"The third floor is a large room with two small closets under the eves with space for a window seat," Mrs. Ecsedy said. "I think all the little girls would love it."

Almost unchanged since 1920, the main bath features a deep tub and a combination of square and subway tiles running up the walls. The pedestal sink, while not original, was chosen with care to blend in with the original feel.

Most of the plumbing is the original copper pipes but some has been replaced over the past 93 years.

"We don't know how old that furnace is but we think it was replaced around 1996," said Mrs. Kennedy, adding that the "boiler is a champ!"

A unique feature of the house is its "brick-stucco-brick" construction that keeps the warmth in during the winter and the heat out during the summer.

All new Traco double-paned vinyl windows were installed in 1996, about the same time the furnace was replaced.

The backyard is a continuation of the front with mostly shrubbery rather than flowers. Forsythias, rose of Sharon, lilacs, wild roses and fragrant peonies draw visitors to the arbor at the end of the yard. It wouldn't take much for an avid gardener to renovate the greenhouse. The plumbing and heaters were removed but the structure and the foundation are solid.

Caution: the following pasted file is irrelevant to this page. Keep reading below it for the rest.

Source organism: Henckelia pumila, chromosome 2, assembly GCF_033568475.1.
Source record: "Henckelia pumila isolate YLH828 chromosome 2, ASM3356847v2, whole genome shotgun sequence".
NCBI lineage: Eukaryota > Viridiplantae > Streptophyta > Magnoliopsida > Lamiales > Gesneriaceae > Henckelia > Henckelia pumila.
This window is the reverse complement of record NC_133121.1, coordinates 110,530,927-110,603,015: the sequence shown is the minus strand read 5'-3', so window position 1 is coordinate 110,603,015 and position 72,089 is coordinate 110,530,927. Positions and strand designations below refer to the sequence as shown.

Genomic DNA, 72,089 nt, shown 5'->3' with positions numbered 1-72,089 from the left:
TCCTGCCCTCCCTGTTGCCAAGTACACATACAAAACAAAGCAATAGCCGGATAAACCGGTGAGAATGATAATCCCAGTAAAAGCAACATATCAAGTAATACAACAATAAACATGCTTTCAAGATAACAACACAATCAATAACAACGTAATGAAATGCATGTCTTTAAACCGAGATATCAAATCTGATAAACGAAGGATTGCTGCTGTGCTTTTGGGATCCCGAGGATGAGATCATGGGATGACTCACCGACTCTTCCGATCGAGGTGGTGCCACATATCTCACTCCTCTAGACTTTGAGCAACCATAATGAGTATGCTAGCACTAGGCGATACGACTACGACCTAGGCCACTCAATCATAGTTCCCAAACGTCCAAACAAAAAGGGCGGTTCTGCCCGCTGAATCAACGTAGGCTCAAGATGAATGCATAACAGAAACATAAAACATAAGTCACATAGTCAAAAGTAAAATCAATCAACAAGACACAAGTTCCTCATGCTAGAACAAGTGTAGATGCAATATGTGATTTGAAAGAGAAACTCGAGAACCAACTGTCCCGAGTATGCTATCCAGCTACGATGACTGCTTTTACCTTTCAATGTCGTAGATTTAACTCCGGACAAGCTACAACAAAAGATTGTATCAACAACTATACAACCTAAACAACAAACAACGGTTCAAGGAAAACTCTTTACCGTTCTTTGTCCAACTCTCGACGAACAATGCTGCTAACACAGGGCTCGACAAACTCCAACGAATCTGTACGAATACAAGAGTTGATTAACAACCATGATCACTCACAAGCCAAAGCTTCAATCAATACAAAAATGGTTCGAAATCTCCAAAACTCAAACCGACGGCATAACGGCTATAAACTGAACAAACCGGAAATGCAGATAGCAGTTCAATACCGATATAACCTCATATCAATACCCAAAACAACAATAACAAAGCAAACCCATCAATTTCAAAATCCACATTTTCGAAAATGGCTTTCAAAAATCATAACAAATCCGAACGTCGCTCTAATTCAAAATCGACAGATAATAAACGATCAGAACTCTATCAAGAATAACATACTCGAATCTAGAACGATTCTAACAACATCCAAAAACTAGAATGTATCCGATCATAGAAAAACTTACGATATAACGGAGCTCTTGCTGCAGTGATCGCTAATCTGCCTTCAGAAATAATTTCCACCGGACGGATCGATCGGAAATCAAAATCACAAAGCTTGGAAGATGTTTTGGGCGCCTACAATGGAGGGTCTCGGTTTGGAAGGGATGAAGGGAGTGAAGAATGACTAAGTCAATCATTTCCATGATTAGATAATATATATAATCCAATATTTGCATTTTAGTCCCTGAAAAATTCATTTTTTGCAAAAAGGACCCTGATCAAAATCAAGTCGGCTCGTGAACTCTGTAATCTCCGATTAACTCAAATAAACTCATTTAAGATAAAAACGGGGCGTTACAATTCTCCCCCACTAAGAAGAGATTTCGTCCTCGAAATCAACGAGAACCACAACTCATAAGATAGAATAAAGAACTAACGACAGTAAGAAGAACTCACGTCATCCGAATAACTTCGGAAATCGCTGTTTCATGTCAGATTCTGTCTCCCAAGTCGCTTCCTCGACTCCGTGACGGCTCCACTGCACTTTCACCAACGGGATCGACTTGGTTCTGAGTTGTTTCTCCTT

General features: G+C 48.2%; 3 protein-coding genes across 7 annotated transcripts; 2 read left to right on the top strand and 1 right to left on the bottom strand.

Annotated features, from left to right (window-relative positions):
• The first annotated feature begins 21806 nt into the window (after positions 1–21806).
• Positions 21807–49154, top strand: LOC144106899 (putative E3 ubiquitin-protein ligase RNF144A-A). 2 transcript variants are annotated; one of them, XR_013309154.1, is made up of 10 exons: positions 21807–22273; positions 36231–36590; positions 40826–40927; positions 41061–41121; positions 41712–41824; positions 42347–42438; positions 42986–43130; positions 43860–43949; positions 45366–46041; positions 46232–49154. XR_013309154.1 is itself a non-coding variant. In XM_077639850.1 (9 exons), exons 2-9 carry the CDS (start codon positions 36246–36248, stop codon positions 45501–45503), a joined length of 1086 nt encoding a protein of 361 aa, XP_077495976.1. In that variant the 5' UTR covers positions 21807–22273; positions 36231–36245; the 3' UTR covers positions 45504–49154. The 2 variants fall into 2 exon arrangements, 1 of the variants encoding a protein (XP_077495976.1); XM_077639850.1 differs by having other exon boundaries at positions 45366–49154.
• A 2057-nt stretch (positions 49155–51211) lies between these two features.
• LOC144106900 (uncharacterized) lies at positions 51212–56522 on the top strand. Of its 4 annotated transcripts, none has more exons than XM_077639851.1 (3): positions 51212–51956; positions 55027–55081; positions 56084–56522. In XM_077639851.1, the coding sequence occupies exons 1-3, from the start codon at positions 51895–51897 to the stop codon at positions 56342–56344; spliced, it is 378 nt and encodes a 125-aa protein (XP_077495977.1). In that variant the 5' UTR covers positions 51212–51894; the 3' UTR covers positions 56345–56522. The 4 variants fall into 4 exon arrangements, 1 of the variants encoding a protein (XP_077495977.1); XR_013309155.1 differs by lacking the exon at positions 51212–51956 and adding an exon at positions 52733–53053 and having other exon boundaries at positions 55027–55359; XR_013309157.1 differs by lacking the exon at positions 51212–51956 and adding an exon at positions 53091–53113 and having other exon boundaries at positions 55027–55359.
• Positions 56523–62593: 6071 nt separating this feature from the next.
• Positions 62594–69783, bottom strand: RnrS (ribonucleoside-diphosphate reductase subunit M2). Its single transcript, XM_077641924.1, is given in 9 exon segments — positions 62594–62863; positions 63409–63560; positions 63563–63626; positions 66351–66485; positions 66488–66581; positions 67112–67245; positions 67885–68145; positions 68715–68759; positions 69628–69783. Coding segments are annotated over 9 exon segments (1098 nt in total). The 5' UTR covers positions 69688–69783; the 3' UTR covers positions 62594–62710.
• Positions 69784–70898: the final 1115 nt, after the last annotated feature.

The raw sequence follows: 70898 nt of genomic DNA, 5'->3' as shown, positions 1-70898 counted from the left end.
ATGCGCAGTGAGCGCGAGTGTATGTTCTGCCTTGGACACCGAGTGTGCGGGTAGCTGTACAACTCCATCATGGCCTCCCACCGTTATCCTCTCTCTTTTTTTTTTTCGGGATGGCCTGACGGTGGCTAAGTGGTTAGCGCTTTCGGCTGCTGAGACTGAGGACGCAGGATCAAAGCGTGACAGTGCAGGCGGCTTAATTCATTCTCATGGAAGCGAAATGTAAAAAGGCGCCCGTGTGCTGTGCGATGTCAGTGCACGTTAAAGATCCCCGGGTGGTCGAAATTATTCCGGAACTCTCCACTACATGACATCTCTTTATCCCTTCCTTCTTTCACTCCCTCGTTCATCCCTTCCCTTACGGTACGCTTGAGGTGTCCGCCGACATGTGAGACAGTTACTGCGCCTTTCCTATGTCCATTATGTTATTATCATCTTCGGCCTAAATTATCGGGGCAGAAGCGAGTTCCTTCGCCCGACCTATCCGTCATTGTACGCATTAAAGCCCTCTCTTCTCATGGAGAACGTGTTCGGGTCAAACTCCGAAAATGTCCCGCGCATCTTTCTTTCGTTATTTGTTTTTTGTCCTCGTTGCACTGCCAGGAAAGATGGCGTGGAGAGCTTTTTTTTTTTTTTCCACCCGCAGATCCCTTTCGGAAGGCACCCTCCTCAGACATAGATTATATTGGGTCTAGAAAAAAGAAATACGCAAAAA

For want-to-be carpenters or DIYers, the full basement is a dream. Completely dry with white-washed walls and painted floor, it has a workbench, too.

The house's electrical outlets are three-prong and were installed when the system was updated 1996. There is a newer asphalt composite roof.

"The owners' hopes are that we find a family that would be happy as they were" in this home," Mrs. Ecsedy said.


SALES SNAPSHOT


12TH WARD/LARIMER -LINCOLN


2012

2013

SALES

65

72

MEDIAN PRICE

$8,100

$9,600

HIGHEST PRICE

$150,000

$300,000



13TH WARD/HOMEWOOD


2012

2013

SALES

63

72

MEDIAN PRICE

$6,900

$10,000

HIGHEST PRICE

$130,000

$200,000



14TH WARD/SQUIRREL HILL


2012

2013

SALES

425

564

MEDIAN PRICE

$266,500

$275,000

HIGHEST PRICE

$1,893,500

$1,805,163



15TH WARD/HAZELWOOD


2012

2013

SALES

181

250

MEDIAN PRICE

$76,000

$81,000

HIGHEST PRICE

$200,000

$318,500



BRADDOCK


2012

2013

SALES

23

23

MEDIAN PRICE

$6,786

$8,000

HIGHEST PRICE

$60,000

$40,000



BRADDOCK HILLS


2012

2013

SALES

12

21

MEDIAN PRICE

$63,500

$75,000

HIGHEST PRICE

$109,200

$109,200

EAST PITTSBURGH


2012

2013

SALES

32

44

MEDIAN PRICE

$14,900

$20,000

HIGHEST PRICE

$98,500

$103,000



EDGEWOOD


2012

2013

SALES

33

35

MEDIAN PRICE

$495,000

$360,000

HIGHEST PRICE

$1,450,000

$2,400,000



NORTH BRADDOCK


2012

2013

SALES

64

79

MEDIAN PRICE

$10,900

$11,000

HIGHEST PRICE

$125,000

$220,000



RANKIN


2012

2013

SALES

17

24

MEDIAN PRICE

$14,508

$15,000

HIGHEST PRICE

$39,000

$321,500



SWISSVALE


2012

2013

SALES

142

180

MEDIAN PRICE

$68,000

$49,000

HIGHEST PRICE

$372,000

$795,000


homes

Lizabeth Gray: lgray@post-gazette.com. First Published August 17, 2013 4:00 AM